More Lessons from Baseball

Regular readers of this blog will know that I sometimes draw on the game of baseball and its statistics to make points about various subjects — longevity, probability, politics, management, and cosmology, for example. (See the links at the bottom of this post.)

Today’s sermon is about the proper relationship between owners and management. I will address two sets of graphs giving the won-lost (W-L) records of the “old 16” major-league franchises. The “old 16” refers to the 8 franchises in the National League (NL) and the 8 franchises in American League (AL) in 1901, the first year of the AL’s existence as a major league. Focusing on the “old 16” affords the long view that’s essential in thinking about success in an endeavor, whether it is baseball, business, or empire-building.

The first graph in each set gives the centered 11-year average W-L record for each of the old teams in each league, and for the league’s expansion teams taken as a group. The 11-year averages are based on annual W-L records for 1901-2013. The subsequent graphs in each set give, for each team and group of expansion teams, 11-year averages and annual W-L records. Franchise moves from one city to another are indicated by vertical black lines. The titles of each graph indicates the city or cities in which the team has been located and the team’s nickname or nicknames.

Here are the two sets of graphs:

W-L records of old-8 NL franchises

W-L records of old-8 AL franchises

What strikes me about the first graph in each set is the convergence of W-L records around 1990. My conjecture: The advent of free agency in the 1970s must have enabled convergence. Stability probably helped, too. The AL had been stable since 1977, when it expanded to 14 teams; the NL had been stable since 1969, when it expanded to 12 teams. As the expansion teams matured, some of them became more successful, at the expense of the older teams. This explanation is consistent with the divergence after 1993, with the next round of expansion (there was another in 1998). To be sure, all of this conjecture warrants further analysis. (Here’s an analysis from several years ago that I still like.)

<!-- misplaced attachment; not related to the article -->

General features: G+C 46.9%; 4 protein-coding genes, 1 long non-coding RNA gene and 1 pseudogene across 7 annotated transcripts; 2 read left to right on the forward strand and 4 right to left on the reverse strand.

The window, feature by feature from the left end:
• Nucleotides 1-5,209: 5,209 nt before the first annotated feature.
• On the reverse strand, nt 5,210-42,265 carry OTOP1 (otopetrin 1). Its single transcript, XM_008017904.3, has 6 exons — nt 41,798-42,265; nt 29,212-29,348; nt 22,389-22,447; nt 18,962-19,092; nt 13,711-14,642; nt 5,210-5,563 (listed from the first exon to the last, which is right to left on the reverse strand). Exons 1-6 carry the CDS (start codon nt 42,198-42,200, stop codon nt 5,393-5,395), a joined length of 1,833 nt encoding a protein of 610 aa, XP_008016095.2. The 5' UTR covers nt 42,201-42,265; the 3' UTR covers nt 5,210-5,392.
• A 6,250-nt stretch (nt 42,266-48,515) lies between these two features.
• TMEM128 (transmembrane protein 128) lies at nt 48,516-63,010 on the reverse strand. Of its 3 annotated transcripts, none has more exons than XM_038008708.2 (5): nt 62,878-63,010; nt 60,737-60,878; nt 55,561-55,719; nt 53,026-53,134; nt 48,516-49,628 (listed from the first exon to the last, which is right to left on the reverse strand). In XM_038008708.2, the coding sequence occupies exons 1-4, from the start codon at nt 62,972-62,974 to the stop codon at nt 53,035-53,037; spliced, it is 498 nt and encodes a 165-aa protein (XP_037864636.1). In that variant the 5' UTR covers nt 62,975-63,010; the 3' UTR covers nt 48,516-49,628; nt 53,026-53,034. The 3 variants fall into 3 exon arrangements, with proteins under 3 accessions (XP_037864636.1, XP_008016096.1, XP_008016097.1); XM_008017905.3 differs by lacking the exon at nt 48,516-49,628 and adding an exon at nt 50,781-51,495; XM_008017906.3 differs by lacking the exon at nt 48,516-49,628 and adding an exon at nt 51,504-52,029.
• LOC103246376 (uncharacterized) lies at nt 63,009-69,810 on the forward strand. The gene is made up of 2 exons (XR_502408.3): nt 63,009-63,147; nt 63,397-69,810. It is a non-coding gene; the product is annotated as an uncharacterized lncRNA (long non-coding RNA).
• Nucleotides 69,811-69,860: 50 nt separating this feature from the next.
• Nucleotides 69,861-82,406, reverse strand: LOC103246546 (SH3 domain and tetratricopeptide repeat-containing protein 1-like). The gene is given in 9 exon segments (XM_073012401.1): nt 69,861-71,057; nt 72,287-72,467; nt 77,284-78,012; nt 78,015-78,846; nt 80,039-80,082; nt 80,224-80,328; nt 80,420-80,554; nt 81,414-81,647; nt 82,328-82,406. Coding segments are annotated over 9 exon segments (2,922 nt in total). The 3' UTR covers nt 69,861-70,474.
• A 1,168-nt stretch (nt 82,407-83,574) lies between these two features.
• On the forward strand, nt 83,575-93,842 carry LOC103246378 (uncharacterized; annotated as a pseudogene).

Let’s now dispose of franchise shifts as an explanation for a better record. I observe the following:

The Braves were probably on the upswing when they moved from Boston to Milwaukee in 1953. They were on the downswing at the time of their second move, from Milwaukee to Atlanta in 1966. It took many years and the acquisition of astute front office and a good farm system to turn the Braves around.

The Dodgers’ move to LA in 1958 didn’t help the team, just the owners’ bank accounts. Ditto the Giants’ move to San Francisco in 1958.

Turning to the AL, the St. Louis Browns became the latter-day Baltimore Orioles in 1954. That move was accompanied by a change in ownership. The team’s later successes seem to have been triggered by the hiring of Paul Richards and Lee McPhail to guide the team and build its farm system. The Orioles thence became a good-to-great from the mid-1960 to early 1980s, with a resurgence in the late 1980s and early 1990s. The team’s subsequent decline seems due to the meddlesome Peter Angelos, who became CEO in 1993.